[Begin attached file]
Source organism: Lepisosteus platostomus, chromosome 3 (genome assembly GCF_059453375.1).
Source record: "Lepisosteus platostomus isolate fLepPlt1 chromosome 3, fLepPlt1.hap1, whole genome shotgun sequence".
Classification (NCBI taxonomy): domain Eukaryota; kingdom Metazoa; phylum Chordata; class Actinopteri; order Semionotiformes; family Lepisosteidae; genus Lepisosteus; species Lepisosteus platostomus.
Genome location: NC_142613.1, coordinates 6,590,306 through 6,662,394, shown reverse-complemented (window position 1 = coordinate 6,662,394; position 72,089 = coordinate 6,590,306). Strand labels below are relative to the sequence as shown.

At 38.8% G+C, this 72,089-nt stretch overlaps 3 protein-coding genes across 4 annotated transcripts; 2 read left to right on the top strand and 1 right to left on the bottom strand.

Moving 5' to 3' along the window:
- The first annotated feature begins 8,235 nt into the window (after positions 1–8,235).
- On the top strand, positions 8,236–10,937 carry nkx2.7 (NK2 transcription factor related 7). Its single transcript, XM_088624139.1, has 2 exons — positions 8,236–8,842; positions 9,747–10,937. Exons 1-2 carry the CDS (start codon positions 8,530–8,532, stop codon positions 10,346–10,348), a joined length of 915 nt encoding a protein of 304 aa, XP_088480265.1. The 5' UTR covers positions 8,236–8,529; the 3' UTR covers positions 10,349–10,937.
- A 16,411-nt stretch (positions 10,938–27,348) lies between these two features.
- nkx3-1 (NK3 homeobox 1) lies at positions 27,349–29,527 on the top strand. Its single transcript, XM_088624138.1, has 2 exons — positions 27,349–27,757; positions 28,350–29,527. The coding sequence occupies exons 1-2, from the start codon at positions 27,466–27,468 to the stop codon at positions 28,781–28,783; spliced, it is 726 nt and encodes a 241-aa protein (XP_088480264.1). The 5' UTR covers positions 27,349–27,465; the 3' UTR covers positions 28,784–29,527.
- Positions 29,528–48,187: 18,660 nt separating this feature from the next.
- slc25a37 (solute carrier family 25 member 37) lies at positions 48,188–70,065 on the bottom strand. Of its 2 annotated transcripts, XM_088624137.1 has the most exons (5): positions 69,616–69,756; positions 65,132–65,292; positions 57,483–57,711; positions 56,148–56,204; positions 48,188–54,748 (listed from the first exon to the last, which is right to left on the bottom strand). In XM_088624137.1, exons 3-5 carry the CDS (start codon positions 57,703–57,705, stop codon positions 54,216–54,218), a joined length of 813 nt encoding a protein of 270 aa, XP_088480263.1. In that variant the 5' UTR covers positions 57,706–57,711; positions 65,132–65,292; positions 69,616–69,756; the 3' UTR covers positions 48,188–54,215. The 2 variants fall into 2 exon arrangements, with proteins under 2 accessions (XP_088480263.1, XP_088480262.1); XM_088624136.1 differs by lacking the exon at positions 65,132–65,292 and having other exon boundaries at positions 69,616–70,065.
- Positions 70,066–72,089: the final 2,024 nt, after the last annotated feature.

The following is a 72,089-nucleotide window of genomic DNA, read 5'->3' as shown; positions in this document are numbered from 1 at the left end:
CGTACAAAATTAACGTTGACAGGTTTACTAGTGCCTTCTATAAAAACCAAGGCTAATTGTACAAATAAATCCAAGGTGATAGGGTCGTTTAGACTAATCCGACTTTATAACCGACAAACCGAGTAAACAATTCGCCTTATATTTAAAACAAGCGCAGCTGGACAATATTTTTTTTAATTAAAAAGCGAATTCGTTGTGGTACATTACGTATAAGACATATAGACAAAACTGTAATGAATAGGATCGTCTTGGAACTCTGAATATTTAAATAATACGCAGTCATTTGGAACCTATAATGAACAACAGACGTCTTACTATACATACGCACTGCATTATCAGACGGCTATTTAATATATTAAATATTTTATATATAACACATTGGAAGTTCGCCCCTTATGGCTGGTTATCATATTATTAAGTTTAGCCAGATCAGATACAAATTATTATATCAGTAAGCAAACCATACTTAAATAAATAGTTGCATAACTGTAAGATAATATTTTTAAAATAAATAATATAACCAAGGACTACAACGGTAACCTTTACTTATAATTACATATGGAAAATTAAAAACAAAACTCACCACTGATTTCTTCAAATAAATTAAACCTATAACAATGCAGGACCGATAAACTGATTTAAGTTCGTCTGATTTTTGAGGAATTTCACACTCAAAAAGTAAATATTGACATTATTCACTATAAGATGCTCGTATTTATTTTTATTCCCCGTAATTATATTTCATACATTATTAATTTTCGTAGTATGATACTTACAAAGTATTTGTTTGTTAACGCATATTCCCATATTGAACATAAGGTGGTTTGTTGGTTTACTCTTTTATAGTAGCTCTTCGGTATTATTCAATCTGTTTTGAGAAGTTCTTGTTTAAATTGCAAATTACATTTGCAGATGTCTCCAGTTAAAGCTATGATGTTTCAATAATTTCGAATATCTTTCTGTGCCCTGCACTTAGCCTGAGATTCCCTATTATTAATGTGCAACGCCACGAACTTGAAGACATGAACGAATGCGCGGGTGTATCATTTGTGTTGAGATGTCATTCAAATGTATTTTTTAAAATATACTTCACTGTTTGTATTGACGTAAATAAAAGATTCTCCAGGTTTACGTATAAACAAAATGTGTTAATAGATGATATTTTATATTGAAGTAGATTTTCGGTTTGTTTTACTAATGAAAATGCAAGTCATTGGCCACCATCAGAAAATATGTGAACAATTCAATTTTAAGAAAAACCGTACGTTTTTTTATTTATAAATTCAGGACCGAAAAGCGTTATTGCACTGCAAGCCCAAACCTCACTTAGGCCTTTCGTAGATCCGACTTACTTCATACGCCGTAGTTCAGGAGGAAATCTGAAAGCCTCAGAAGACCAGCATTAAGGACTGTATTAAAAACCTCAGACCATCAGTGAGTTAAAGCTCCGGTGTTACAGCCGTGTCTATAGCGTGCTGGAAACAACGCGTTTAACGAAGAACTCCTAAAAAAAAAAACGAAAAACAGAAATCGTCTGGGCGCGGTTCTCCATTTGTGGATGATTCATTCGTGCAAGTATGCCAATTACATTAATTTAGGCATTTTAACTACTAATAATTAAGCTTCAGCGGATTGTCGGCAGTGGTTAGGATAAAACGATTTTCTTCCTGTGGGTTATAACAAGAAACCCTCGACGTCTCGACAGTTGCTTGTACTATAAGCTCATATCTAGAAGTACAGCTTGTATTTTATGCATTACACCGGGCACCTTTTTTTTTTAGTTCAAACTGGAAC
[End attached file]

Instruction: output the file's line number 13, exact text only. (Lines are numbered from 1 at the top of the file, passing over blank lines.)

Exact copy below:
- Positions 70,066–72,089: the final 2,024 nt, after the last annotated feature.